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    The Canary Island pine (so-called because it originates in the Canary Islands off the coast of Spain) features needles that are quite long and hang down towards the ground. A big tree that can grow up to 80 feet tall and 30 feet wide, it also has 6-inch long cones and red bark.

    • USDA Zones: 9 to 11
    • Exposure: Full sun
    • Soil: Acidic, loamy, moist, sandy, well-drained and clay soils
    Continue to 5 of 9 below.
  • 05 of 09

    Italian Stone Pine (Pinus pinea)

    Umbrella pine


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    This species, also called the parasol or umbrella pine, is native to the warm Mediterranean areas of southern Europe. While it can grow up to 60 feet tall, it is available in containers for use as a living Christmas tree. It is the tree that provides the pignoli (or pine) nuts used in Italian cooking.

    • USDA Zones: 8 to 10
    • Exposure: Full sun
    • Soil: clay, loam, or sand; slightly alkaline; well-drained
  • 06 of 09

    Jacaranda (Jacaranda mimosifolia)

    Svetlana Zhukova / Getty Images

    The Jacaranda is a great tropical tree that produces fragrant, purple, trumpet-shaped blooms. It is commonly used as street trees, and the purple blossoms really stand out when in bloom. It can be a bit messy once the flowers fall, so you may not want to use them around a pool or anywhere else that you would like to avoid cleaning up often. Jacaranda can be grown as an indoor container plant, but it will not bloom.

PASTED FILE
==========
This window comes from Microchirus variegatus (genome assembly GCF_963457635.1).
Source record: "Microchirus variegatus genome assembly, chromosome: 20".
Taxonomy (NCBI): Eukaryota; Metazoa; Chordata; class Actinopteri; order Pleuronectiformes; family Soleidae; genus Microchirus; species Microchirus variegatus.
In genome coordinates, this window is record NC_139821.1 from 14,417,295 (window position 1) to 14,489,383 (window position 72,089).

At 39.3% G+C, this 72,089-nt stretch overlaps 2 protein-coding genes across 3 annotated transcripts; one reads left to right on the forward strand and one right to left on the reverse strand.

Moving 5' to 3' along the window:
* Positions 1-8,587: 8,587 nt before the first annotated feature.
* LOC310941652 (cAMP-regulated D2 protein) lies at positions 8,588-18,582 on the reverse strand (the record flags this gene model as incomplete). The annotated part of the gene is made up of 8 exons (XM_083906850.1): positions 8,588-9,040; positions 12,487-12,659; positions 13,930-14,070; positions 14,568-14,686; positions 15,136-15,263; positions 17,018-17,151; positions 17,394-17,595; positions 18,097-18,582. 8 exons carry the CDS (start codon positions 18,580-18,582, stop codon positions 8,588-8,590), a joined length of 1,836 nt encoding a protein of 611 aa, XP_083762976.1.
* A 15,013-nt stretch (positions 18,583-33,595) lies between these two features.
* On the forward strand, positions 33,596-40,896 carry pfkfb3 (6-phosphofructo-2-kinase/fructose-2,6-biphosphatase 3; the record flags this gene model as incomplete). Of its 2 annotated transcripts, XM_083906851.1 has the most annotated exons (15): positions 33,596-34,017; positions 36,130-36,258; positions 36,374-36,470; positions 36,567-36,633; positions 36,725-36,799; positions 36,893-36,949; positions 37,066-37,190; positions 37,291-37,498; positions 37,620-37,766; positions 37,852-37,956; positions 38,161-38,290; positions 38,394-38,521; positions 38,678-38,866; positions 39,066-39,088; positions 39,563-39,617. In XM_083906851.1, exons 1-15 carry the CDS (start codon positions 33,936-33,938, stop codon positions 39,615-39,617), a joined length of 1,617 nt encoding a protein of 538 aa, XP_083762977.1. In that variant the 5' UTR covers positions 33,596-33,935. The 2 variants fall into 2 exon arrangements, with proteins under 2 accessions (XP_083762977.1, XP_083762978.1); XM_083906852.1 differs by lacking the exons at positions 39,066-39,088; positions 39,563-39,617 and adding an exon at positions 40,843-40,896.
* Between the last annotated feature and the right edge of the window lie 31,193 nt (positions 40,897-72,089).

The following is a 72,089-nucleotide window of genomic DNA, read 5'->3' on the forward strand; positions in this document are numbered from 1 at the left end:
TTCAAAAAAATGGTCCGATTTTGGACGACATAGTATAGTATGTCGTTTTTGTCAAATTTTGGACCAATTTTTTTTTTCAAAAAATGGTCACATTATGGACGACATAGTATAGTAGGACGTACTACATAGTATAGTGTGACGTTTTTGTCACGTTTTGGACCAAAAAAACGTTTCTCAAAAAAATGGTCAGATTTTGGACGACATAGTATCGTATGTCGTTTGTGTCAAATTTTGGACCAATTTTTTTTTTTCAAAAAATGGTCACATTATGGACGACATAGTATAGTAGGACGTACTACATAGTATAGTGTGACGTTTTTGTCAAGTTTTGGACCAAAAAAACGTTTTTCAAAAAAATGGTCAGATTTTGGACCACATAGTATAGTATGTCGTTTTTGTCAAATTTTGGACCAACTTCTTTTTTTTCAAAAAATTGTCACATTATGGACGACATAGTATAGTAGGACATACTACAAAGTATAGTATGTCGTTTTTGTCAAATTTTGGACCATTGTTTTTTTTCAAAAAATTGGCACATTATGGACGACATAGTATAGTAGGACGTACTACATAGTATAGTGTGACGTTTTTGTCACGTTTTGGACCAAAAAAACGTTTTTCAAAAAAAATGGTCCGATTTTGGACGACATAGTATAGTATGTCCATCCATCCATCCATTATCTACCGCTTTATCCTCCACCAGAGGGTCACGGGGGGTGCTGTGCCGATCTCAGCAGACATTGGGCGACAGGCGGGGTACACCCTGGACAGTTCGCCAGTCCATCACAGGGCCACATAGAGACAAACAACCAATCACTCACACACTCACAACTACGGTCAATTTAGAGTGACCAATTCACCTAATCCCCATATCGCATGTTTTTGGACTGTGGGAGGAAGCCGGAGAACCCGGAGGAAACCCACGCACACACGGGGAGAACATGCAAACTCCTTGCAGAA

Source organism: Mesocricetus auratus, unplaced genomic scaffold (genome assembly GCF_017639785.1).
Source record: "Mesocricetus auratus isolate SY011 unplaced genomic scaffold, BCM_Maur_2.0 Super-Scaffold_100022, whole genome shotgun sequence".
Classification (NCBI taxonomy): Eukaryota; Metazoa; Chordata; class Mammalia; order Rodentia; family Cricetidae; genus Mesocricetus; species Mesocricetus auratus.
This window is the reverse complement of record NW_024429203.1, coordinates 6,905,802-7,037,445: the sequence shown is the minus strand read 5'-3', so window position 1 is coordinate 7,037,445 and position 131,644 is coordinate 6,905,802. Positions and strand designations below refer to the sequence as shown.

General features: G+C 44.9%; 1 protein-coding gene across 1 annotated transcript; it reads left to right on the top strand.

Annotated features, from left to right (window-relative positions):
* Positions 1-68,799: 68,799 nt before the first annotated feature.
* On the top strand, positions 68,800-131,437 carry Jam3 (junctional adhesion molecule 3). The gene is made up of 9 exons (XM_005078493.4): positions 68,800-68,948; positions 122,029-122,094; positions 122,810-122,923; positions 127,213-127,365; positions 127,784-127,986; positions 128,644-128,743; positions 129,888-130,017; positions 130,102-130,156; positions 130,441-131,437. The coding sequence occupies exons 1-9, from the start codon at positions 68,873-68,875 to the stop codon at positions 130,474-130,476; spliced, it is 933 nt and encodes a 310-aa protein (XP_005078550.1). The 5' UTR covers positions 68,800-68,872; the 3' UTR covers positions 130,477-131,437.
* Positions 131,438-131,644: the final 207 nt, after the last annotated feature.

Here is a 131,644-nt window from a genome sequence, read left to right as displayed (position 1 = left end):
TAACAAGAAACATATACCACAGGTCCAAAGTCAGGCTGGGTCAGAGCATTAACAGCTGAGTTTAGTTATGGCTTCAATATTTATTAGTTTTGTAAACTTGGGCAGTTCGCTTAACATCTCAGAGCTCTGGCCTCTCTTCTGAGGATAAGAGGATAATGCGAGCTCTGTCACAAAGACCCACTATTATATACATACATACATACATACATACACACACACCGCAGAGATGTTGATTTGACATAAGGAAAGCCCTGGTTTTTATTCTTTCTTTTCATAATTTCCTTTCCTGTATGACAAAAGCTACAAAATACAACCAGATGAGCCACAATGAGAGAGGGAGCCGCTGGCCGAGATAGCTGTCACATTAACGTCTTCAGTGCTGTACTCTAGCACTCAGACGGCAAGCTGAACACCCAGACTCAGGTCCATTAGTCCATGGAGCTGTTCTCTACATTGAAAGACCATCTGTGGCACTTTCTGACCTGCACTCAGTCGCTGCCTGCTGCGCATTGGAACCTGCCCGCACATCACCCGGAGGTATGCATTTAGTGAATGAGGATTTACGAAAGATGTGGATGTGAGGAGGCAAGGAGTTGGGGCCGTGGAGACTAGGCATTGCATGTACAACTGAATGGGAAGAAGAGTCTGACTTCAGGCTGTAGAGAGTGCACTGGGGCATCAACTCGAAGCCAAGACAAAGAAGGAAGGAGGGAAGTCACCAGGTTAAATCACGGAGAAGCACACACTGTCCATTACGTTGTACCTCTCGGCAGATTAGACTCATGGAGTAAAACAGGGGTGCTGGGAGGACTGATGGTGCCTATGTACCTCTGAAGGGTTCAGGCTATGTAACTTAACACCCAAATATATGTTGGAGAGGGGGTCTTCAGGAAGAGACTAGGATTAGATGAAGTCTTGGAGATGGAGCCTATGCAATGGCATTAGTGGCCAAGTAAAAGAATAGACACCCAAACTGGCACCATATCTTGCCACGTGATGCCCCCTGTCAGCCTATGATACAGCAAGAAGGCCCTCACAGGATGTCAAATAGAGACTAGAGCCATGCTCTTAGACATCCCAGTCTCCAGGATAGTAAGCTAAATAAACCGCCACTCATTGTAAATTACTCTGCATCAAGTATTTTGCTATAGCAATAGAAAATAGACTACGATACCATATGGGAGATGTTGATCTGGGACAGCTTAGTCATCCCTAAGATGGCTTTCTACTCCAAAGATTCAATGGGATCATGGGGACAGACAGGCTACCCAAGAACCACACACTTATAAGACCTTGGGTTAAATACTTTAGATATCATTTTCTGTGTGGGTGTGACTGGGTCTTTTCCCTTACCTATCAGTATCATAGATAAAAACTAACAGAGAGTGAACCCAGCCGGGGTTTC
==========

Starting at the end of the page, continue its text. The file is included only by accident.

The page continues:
• USDA Zones: 9 to 11
    • Exposure: Full sun
    • Soil: Sandy with good drainage
  • 07 of 09

    Queen Palm (Syagrus romanzoffiana)

    Palm tree lined street

    Natalia Macheda / 500px / Getty Images

    One of the most familiar palm trees in the tropical areas of the United States is the queen palm. It is often seen used to line streets and decorate commercial landscapes. Native to South America, it can grow up to 60 feet tall.

    • USDA Zones: 9 to 11
    • Exposure: Full sun
    • Soil: Enriched sandy soil
  • 08 of 09

    Weeping Bottlebrush (Callistemon viminalis)

    Weeping bottlebrush


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    The weeping bottlebrush, native to Australia, can be used as a specimen in your garden since it has both vibrant red flowers and a weeping habit. If you leave it unpruned, it will grow into a round shrub. The common name of bottlebrush does accurately describe the appearance of the blossoms, which are made up of red stamens.

    • USDA Zones: 9 to 11
    • Exposure: Full sun
    • Soil: Moist, well-drained soil
    Continue to 9 of 9 below.
  • 09 of 09

    Windmill Palm (Trachycarpus fortunei)

    Chinese windmill palm


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    The windmill palm is one type of palm tree that can tolerate part shade to full shade. It features three-foot-long fan-shaped fronds whose fibers are used to make a variety of products. Windmill palms are unusually salt-tolerant, which makes these plants a good choice near the coast.

    • USDA Zones: 7B to 11
    • Exposure: Full sun to full shade
    • Soil: Well-drained fertile soil


There are quite a few citrus trees (and shrubs) that are able to grow in a zone 10 garden. The height will vary depending on which species you choose—and your choice of species depends, of course, on whether you prefer oranges, grapefruit, jackfruit, lemons, or limes.